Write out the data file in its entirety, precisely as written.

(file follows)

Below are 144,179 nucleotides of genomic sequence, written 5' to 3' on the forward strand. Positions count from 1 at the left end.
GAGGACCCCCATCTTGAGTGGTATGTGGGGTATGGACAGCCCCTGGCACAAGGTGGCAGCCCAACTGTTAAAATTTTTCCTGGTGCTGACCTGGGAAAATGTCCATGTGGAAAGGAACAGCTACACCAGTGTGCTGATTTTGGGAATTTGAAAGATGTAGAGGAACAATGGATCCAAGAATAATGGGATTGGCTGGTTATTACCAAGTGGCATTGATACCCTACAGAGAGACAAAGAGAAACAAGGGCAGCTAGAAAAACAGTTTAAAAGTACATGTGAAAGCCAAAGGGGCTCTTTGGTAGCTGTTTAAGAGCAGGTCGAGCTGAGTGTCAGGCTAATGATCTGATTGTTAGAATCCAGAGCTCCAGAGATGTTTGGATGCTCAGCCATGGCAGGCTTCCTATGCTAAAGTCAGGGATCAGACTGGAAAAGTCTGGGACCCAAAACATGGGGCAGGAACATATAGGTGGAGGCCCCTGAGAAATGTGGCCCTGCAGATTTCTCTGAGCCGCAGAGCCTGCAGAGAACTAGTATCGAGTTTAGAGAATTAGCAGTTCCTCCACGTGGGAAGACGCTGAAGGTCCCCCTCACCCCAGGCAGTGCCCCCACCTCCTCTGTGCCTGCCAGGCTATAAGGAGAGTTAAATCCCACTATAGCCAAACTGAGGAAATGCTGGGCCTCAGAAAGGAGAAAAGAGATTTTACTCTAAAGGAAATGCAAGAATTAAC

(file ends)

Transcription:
Below are 144,179 nucleotides of genomic sequence, written 5' to 3' on the forward strand. Positions count from 1 at the left end.
GAGGACCCCCATCTTGAGTGGTATGTGGGGTATGGACAGCCCCTGGCACAAGGTGGCAGCCCAACTGTTAAAATTTTTCCTGGTGCTGACCTGGGAAAATGTCCATGTGGAAAGGAACAGCTACACCAGTGTGCTGATTTTGGGAATTTGAAAGATGTAGAGGAACAATGGATCCAAGAATAATGGGATTGGCTGGTTATTACCAAGTGGCATTGATACCCTACAGAGAGACAAAGAGAAACAAGGGCAGCTAGAAAAACAGTTTAAAAGTACATGTGAAAGCCAAAGGGGCTCTTTGGTAGCTGTTTAAGAGCAGGTCGAGCTGAGTGTCAGGCTAATGATCTGATTGTTAGAATCCAGAGCTCCAGAGATGTTTGGATGCTCAGCCATGGCAGGCTTCCTATGCTAAAGTCAGGGATCAGACTGGAAAAGTCTGGGACCCAAAACATGGGGCAGGAACATATAGGTGGAGGCCCCTGAGAAATGTGGCCCTGCAGATTTCTCTGAGCCGCAGAGCCTGCAGAGAACTAGTATCGAGTTTAGAGAATTAGCAGTTCCTCCACGTGGGAAGACGCTGAAGGTCCCCCTCACCCCAGGCAGTGCCCCCACCTCCTCTGTGCCTGCCAGGCTATAAGGAGAGTTAAATCCCACTATAGCCAAACTGAGGAAATGCTGGGCCTCAGAAAGGAGAAAAGAGATTTTACTCTAAAGGAAATGCAAGAATTAAC